The Turkish Hazel (Corylus colurna) is a tree native to southeast Europe and southwest Asia, from the Balkans through northern Turkey to northern Iran. It is the largest species of hazel, reaching 35 m tall, with a stout trunk up to 1.5 m diameter; the crown is slender conic in young trees, becoming broader with age.
The bark is pale grey-buff, with a thick, corky texture. The leaves are deciduous, rounded, 6-15 cm long and 5-13 cm across, softly hairy on both surfaces, and with a coarsely double-serrate to shallowly lobed margin.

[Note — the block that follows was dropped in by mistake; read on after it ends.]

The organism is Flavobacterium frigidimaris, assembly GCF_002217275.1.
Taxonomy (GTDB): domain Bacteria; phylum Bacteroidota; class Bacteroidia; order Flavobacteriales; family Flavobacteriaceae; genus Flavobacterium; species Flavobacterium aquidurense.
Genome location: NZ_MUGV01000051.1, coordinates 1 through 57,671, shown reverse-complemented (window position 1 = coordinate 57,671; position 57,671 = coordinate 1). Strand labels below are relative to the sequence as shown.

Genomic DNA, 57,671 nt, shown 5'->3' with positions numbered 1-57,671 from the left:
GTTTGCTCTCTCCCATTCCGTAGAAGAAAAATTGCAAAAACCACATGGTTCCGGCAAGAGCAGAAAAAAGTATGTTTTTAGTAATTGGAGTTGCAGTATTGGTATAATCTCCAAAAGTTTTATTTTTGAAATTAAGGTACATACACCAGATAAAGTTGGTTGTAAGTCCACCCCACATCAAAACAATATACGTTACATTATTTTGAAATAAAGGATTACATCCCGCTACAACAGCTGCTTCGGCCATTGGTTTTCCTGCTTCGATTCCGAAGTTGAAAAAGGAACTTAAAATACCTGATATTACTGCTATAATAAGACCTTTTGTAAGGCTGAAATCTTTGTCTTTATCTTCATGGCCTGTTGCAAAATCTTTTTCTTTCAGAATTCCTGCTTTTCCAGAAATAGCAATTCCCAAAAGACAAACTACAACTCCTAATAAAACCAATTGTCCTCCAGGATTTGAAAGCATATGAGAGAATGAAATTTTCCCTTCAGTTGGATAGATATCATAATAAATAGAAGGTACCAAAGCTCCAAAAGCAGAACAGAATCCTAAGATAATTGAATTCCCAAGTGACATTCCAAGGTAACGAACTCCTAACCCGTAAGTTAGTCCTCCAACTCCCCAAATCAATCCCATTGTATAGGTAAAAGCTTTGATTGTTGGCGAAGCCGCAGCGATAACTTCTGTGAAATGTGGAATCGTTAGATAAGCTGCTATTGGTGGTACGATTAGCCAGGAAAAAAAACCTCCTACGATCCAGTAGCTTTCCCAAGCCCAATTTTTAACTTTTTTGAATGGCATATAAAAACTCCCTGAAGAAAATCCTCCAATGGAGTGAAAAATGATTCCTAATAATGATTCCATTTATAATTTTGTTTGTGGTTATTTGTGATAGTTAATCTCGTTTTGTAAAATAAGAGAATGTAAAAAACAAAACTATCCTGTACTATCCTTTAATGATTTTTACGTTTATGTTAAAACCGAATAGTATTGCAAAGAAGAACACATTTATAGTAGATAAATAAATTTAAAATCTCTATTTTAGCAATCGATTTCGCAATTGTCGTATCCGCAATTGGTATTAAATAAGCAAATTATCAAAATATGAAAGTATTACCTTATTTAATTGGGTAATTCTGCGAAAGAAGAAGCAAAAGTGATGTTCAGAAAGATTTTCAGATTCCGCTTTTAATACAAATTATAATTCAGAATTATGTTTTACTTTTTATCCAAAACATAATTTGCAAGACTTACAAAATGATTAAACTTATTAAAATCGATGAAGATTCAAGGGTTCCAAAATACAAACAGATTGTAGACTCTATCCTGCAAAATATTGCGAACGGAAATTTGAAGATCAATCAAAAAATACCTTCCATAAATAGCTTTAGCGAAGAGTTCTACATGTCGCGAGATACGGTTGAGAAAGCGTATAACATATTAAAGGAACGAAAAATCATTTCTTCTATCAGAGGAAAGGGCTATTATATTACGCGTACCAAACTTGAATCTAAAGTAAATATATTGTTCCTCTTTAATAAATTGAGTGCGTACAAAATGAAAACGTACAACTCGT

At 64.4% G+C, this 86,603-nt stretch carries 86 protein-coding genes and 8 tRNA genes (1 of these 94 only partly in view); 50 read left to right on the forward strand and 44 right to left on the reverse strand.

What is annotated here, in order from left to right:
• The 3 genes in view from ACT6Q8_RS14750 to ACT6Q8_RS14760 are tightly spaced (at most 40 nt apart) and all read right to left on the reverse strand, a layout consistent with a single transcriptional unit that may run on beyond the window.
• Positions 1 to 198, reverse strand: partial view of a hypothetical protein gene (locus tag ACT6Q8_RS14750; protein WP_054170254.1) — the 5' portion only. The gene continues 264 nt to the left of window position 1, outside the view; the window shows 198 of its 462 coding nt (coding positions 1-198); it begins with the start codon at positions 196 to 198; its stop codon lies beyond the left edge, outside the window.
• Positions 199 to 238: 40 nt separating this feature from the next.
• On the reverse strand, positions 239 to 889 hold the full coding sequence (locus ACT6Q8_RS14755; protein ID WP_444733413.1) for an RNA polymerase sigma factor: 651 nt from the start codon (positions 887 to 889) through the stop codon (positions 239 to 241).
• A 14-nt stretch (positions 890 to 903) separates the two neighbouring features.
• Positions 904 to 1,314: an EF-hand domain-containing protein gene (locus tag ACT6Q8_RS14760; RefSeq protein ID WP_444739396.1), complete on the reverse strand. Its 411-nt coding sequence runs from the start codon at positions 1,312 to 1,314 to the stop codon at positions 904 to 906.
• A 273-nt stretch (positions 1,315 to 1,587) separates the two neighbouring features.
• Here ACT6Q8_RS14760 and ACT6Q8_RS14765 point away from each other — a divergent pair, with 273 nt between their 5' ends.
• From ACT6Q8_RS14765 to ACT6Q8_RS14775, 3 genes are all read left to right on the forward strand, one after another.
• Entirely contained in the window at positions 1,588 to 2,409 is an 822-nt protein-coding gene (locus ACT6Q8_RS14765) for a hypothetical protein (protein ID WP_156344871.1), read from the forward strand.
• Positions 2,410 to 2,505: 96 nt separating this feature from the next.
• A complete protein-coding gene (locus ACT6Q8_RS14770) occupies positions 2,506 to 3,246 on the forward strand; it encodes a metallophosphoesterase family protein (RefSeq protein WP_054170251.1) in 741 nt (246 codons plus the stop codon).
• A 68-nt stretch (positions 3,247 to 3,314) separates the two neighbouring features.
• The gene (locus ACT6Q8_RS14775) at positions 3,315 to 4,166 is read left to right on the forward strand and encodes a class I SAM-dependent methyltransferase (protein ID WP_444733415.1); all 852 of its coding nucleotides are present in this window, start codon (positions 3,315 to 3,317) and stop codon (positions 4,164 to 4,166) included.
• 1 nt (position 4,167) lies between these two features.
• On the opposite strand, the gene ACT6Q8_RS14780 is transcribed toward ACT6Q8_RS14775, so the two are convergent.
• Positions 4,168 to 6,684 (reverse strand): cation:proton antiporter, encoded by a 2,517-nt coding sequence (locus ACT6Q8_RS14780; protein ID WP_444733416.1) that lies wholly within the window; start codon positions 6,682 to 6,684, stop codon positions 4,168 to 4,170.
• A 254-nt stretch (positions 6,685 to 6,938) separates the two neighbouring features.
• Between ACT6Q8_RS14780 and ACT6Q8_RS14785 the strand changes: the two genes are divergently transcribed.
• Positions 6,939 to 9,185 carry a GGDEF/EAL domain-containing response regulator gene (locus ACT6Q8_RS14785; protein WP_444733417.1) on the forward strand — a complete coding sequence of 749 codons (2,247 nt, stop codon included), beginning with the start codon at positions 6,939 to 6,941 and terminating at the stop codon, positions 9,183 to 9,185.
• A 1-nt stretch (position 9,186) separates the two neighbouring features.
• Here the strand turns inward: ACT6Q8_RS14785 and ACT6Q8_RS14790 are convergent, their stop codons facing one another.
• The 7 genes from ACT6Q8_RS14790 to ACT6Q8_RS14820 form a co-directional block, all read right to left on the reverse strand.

The flowers are produced very early in spring before the leaves, and are monoecious, with single-sex catkins, the male pale yellow and 5-10 cm long, the female very small and largely concealed in the buds, with only the bright red 1-3 mm long styles visible. The fruit is a nut 1-2 cm long, surrounded by a thick, softly spiny and bristly involucre (husk) 3-4 cm diameter, which encloses all but the tip of the nut; the nuts are borne in tight clusters of 3-8 together, with the involucres fused at the base.
Turkish Hazel is widely cultivated as an ornamental tree in Europe and North America; this species does not conform to the typical stereotype of hazels as being shrubs, instead being a large tree with a single straight, stout, trunk.
Trunk-scope: from 12 - 14 cm
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